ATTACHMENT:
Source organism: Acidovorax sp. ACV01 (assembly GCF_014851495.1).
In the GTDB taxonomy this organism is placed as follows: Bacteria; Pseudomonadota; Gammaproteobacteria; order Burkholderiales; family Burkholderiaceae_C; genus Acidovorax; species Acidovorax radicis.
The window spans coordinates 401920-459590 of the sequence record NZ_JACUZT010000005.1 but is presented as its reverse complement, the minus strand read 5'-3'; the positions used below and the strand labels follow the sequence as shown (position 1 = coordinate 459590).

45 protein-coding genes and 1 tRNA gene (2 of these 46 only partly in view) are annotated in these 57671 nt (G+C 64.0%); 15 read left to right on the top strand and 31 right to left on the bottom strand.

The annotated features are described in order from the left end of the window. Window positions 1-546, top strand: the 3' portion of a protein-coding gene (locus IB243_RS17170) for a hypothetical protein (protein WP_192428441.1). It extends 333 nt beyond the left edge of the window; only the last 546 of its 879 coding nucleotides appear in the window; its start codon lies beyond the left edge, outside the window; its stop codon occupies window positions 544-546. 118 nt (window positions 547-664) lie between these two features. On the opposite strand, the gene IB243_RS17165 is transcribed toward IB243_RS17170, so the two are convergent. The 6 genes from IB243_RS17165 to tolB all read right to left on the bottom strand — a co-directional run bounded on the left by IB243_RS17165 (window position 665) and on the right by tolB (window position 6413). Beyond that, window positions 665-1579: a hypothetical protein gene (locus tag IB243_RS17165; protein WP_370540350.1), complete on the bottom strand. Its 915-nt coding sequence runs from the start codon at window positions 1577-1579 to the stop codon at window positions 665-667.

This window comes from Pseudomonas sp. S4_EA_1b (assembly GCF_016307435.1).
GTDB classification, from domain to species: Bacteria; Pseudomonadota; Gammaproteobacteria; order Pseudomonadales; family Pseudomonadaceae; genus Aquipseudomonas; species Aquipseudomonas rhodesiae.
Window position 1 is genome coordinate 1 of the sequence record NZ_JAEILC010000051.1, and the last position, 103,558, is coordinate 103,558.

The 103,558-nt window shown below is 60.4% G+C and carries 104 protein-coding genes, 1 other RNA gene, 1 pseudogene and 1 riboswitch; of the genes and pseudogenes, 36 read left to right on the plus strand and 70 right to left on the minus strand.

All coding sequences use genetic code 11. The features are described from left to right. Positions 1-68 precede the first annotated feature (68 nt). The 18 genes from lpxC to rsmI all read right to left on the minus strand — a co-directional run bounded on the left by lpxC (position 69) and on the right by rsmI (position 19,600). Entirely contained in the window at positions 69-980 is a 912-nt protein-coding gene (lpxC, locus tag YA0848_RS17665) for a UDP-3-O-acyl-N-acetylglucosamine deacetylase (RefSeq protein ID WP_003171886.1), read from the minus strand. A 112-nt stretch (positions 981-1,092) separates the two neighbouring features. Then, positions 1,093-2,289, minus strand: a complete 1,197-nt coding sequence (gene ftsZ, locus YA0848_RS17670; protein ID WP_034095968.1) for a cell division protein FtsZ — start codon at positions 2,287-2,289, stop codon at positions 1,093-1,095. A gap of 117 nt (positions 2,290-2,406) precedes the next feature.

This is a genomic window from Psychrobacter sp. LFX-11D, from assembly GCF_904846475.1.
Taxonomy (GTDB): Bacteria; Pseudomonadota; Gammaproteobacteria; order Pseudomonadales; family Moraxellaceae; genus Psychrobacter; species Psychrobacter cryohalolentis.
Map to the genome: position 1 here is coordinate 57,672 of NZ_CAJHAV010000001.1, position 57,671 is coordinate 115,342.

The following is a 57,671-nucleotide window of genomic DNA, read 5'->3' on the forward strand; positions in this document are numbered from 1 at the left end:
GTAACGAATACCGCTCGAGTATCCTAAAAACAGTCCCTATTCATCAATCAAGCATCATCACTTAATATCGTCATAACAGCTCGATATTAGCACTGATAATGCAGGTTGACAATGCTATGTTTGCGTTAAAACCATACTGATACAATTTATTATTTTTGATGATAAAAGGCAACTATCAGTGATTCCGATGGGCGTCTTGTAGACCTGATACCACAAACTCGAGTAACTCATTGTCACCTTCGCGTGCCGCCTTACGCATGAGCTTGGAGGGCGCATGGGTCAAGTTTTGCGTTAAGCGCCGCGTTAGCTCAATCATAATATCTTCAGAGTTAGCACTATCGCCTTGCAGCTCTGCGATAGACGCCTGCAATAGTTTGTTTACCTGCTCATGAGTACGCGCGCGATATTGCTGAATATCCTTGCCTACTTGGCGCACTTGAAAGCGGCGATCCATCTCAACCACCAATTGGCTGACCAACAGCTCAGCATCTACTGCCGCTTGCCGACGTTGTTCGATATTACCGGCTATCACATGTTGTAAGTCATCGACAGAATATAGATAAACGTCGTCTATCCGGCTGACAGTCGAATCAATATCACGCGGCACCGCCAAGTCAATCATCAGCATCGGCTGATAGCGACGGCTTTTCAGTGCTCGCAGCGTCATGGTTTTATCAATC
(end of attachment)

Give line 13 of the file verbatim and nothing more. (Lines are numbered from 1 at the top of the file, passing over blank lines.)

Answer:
Map to the genome: position 1 here is coordinate 57,672 of NZ_CAJHAV010000001.1, position 57,671 is coordinate 115,342.